Sometimes tradition needs a little revamp. And, increasingly, brides and grooms are including pals of the opposite sex in their wedding parties. The trend gets a nod this month in Patrick Dempsey‘s movie Made of Honor, and etiquette mavens agree that the gender of those who catch your bouquet is up to you. In any case “my fiancé and I don’t care what the rules for weddings are,” says Jessica Lee, who asked pal Peter Magic to be her bridesmaid. “It just made sense for him to be on my side.”
Jessica Lee, 28, food blogger, New York City
Peter Magic, 27, recent law school grad, Ann Arbor, Mich. (He’s one of 12 bridal attendants.)
June 1, 2008
WHY SHE PICKED HIM
“Pete is my friend, not my fiancé’s,” says Lee, who clicked with Magic after meeting him through a college friend in ’04. “We instantly connected as friends,” says Lee, who included Magic in her wedding plans when her boyfriend, Lon Binder, 29, popped the question. “I wanted him to be a part of the bridal party even though he’s male.” Adds Magic, who is also buddies with the groom, “No guy really expects to be on the bride’s side of the wedding. [But] I don’t feel any loss of manliness.”
So far: sounding board for wedding drama. “Just having someone to call is enough,” says Lee. “He’s not really friends with the other bridesmaids, so he’s always an objective person I can talk to about anything.” No dress fittings for him, though. “I don’t have anything to offer,” Magic says. “I’m just there to support her.”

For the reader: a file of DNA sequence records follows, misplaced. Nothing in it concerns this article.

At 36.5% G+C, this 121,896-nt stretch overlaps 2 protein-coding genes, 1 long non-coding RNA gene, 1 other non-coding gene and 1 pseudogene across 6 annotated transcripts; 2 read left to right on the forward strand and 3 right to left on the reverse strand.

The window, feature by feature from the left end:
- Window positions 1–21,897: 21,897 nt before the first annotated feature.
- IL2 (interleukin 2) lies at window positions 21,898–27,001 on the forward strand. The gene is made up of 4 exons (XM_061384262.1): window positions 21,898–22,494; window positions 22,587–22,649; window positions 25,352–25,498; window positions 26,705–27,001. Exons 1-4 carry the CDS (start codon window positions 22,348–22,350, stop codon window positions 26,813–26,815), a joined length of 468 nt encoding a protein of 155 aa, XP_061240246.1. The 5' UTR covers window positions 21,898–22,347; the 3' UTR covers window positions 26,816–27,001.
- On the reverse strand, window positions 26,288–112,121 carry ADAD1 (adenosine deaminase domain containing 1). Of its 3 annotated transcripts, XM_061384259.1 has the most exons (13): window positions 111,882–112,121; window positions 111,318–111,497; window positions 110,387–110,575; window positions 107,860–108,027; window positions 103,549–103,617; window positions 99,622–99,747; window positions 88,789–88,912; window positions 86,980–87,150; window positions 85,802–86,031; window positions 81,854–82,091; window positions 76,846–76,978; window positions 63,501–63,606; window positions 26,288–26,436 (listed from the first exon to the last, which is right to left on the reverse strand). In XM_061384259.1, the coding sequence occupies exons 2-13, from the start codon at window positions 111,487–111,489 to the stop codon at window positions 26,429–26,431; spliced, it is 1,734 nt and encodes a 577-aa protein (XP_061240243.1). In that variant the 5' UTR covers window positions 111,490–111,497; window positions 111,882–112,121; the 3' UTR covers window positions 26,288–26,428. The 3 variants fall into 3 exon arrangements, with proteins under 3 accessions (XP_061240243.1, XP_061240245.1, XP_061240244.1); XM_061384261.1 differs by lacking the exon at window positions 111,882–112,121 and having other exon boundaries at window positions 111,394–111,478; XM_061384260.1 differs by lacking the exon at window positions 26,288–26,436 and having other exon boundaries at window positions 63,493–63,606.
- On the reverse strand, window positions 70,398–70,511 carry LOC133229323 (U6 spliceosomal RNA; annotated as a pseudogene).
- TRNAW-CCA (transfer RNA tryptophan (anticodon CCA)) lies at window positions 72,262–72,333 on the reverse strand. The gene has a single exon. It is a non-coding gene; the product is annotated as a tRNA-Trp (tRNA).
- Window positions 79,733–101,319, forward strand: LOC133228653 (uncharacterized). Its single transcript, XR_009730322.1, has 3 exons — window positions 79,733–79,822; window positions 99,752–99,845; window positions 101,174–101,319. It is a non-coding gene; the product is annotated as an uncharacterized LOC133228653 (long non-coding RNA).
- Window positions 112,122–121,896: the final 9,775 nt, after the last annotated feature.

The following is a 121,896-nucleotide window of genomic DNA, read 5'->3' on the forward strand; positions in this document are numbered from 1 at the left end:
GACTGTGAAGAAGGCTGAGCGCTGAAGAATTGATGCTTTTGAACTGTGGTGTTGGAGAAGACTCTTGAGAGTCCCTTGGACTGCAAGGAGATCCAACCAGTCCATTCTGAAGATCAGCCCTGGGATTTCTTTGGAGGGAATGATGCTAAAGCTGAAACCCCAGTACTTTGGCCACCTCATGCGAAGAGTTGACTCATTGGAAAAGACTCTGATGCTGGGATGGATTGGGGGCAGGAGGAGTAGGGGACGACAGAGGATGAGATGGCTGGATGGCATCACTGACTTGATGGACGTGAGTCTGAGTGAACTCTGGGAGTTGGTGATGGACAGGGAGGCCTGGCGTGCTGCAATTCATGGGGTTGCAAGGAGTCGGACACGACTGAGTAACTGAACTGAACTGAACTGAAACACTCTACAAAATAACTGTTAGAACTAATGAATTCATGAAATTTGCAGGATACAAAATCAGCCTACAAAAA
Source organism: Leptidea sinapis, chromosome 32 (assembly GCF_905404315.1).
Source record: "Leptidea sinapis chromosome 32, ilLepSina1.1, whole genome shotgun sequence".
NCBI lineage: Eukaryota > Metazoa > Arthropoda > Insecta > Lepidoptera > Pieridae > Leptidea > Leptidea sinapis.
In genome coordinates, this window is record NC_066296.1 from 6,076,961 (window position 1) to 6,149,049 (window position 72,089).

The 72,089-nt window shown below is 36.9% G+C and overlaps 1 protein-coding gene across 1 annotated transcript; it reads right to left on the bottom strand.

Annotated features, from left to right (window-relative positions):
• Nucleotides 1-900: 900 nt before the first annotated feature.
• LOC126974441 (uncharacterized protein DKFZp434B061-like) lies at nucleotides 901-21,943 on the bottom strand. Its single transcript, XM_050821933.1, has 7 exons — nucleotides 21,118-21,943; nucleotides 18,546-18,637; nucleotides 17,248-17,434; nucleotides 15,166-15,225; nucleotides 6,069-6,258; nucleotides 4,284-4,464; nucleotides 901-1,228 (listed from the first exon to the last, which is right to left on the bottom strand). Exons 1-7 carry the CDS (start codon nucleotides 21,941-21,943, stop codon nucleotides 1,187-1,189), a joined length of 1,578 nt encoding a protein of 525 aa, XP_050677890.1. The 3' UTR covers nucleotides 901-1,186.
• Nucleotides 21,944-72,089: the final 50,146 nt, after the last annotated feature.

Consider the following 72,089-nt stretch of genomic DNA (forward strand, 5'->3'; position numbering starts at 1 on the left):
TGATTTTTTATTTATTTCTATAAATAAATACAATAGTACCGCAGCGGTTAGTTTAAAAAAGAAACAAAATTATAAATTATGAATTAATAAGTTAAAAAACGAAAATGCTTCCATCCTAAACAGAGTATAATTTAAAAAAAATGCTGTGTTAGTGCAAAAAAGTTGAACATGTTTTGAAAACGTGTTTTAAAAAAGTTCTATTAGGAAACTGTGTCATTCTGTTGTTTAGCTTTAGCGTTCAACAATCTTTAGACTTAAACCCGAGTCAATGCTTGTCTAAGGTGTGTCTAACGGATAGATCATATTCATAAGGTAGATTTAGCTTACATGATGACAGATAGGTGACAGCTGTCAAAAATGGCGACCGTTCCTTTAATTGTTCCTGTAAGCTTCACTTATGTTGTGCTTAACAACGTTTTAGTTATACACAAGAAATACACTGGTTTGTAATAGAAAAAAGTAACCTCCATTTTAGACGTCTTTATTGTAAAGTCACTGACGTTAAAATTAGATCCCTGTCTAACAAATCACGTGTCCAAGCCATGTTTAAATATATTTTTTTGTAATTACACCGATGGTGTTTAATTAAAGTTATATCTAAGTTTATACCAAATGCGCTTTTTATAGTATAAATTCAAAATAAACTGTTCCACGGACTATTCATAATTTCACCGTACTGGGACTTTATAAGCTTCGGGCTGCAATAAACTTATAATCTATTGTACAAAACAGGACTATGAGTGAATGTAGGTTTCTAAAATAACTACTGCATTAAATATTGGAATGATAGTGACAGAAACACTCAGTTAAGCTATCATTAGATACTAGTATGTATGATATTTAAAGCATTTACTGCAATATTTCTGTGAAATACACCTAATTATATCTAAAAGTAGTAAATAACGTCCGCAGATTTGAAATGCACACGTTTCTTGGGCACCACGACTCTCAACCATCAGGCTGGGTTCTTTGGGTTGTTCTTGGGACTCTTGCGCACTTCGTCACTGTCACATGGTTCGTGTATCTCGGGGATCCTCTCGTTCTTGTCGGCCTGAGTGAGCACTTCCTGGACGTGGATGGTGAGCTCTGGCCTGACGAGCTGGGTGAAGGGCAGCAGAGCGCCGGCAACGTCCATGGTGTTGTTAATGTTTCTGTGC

Wendy Jones, 27, manager at an e-mail hosting company, Denver
MALE OF HONOR
Anthony West, 27, clinical medical researcher, Denver
May 10, 2008
WHY SHE PICKED HIM
Jones and West dated twice in high school—once for 10 days, the next time for 14 months. “We always thought we were meant to be together, and we were right—just not in the way we thought,” explains Jones. “We’re just better as friends.” The pair stayed close through college, and West supported Jones when she went through a divorce two years ago. It was her turn to support West last fall when, only 12 days after getting married, his wife, Stephanie, was diagnosed with Hodgkin’s lymphoma.
WHAT THEIR SPOUSES THINK
“I wouldn’t have asked Wendy to marry me if I didn’t trust her,” says fiancé David Kopp. As for Stephanie, “she knows Wendy and it’s not at all awkward,” says West.
HIS ATTENDANT DUTIES
West helped Jones and Kopp choose their wedding cake (white with strawberry filling) at a tasting recently, though West points out, “I had as much say as [David] did.” Anthony also planned the May 3 bachelorette party.
Kimberly Rush, 34, high-tech recruiter, Houston
Pals Clayton Brooks, 32, broker, Houston; Blake Beyer, 36, equity manager, Houston; Louis Erickson, 40, software company owner, Fort Walton Beach, Fla.
Dec. 9, 2006
THE MEN FOR THE JOB
Close pals Brooks and Beyer helped Rush get ready on her big day. “We made her laugh,” says Brooks. A bit too much. Their playfulness—like trying on Rush’s hair extensions and tiara—got the pair ejected from the bridal suite. Luckily they rallied: Brooks carried safety pins and a handkerchief in case Rush’s dress got dirty, and they both held her train to make sure the satin didn’t snag while she posed for pictures. Meanwhile Erickson, a former colleague, fluffed Rush’s dress every time she stood up during the ceremony and was the only one of the trio to attend her Vegas bachelorette party. “I was with 12 crazy, heathen women,” recalls Erickson. “Everywhere I’d go, guys shook my hand.” But that’s where Beyer drew the line. “I wasn’t going to run around with a bachelorette party. He’s braver than I am!”